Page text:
Open For Inspections

Written by in Buying

Ultimate First Home Buyers Guide


Once you have shortlisted some potential properties the next stage is to attend open for inspections.

Planning Your Schedule

As most open inspections are held at similar times and on similar days it is important to plan your weekly open inspection schedule to ensure you don’t miss viewing properties of interest.

Attending Open For Inspections

As a property buyer you should view a property several times before deciding to buy it. The first visit will give you an initial impression and will allow you to determine if the property meets requirements such as: location, size, age, style and access to facilities. A second visit will allow you to identify things you may have overlooked on your first visit, as well as clarify any questions you may not have asked the agent.

Things to Bring at an Open For Inspection

When you enter a property at an open inspection, you may be asked to provide proof of identity as well as contact details to the agent. This is a security measure. It is not a legal requirement for you to leave your details with an agent at an open house, but sellers can make this a condition of entry to their property.

Aside from proof of identity, it is also advisable to bring a checklist and/or notepad to write detailed notes about the property.

Things to Look Out For at an Open For Inspection

When inspecting the property there are a few things you should look out for, aside from those items on your wish list.

Structural Issues

A major structural issue can add significant costs to home ownership. Some of the key structural issues you should look out for include;

  • Sloping or bouncy floors may mean stumps need replacing.
  • Damp brick walls can indicate rising or salt damp.
  • Blisters or bubbles on paintwork can indicate termite activity.
  • Cracked walls can indicate subsidence, requiring the replacement of stumps.
  • Mouldy walls, lifting tiles, peeling paint or pools of water in wet areas can indicate excessive moisture.
  • Fretting (cracked) brickwork can indicate major structural problems.

Traffic/Noise Levels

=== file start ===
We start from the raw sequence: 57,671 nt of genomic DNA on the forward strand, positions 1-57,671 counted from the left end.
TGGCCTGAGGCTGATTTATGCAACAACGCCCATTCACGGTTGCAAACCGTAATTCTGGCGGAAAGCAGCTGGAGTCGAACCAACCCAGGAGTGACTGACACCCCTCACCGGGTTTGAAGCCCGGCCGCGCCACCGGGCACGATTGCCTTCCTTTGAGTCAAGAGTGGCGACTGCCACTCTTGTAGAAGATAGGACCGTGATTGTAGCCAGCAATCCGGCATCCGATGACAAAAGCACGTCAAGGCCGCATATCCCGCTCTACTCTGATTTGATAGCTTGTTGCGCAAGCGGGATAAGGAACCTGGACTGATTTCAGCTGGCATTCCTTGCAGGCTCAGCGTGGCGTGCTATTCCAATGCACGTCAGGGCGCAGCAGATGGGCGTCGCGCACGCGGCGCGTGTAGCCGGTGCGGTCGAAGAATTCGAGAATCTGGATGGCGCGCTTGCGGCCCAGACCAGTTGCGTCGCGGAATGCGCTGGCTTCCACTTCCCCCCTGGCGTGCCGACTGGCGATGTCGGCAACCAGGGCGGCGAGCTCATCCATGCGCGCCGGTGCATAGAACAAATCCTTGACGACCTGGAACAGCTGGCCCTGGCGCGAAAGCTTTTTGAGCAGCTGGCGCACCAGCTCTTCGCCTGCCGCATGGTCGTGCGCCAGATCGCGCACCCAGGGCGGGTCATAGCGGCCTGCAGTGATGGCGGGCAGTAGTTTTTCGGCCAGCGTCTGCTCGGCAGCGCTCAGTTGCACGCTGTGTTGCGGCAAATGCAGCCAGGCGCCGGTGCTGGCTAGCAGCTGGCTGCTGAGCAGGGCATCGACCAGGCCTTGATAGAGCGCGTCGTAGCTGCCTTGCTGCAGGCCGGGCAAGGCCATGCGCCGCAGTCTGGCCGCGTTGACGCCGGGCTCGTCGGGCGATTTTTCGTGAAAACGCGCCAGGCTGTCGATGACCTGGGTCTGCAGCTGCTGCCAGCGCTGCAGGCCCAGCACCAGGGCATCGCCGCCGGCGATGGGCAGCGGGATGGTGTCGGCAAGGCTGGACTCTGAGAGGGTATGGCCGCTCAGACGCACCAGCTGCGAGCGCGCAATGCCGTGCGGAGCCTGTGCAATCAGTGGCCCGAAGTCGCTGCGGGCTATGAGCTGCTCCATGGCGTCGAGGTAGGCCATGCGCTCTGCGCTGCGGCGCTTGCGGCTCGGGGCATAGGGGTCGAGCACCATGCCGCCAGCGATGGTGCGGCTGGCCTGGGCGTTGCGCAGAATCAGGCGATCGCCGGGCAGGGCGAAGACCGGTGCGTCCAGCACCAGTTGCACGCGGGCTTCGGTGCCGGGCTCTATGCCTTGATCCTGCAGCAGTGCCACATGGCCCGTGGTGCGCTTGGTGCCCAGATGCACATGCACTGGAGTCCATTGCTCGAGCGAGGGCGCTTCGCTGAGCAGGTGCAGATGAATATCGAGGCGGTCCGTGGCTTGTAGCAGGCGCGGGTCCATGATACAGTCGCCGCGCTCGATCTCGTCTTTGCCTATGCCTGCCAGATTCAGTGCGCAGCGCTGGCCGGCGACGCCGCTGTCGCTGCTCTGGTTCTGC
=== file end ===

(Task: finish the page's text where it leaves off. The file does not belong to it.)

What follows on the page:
Make sure to visit the property at different times of the day to determine traffic and noise levels.

The street may be peaceful and quiet in the morning but in the evening, it may overflow with traffic.

Proximity to Key Activities

When inspecting the property make sure to find out the proximity of the property to key services such as public transport, supermarkets and even schools. Although these services may not be important to you they may be important to a potential buyer in the future when you decide to sell the property.

Open For Inspection Buying Checklist

When inspecting a home it is beneficial to use a checklist to conduct a thorough review of the property. Checklists can reveal problems a home may have which may indicate to you that major repairs are needed on the home.

Following is a helpful checklist for you to use during your open for inspections to ensure you don’t miss anything inside and outside the home.

Open For Inspection Checklist

Other Questions & Things to Consider

  • Is there sufficient sound proofing? If you are looking to buy a unit or apartment, it is important to check if the property has sufficient sound proofing so you don’t have to listen to your neighbour’s music or conversations. Take particular notice of the building materials used and if they are solid and sturdy to provide a good sound barrier.
  • Is there sufficient insulation? Ensure you ask or check the type of insulation the property has, to ensure the property is well insulated for the cold and hot months. This will also affect things such as heater and air conditioner running costs.
  • Do special restrictions apply? Some local councils have restrictions on the type of changes that can be made to a property. These are generally known as covenants and can affect everything from the style of a fence or even the colour of a roof.
  • Are there potential zoning changes? Find out if there are any changes to zoning planned for the area before you consider buying and decide if these are a possible advantage or disadvantage to the area and property value.

Extra Questions for Apartment/Flat/Unit Hunters:

  • Does the body corporate allow a BBQ on the balcony or courtyard? With so many fire restrictions these days, some buildings do not allow BBQs to be lit on balconies. Make sure to ask if there are such restrictions; if yes is it relevant for whole year or only during certain time frames?
  • Does the body corporate allow tenants/owners to have animals? If you have a pet this is the first question you must ask when considering a property. Some complexes allow cats only, while others do not allow pets at all.
  • Is there permit parking? Most apartments/flats or units only come with one car spot. However if you need more room it is important to consider where you will park the additional vehicles. Some councils don’t allow occupants to apply for a permit if they live in an apartment complex. Make sure to ask the agent if there is permit parking available; if yes, how much is it going to cost you?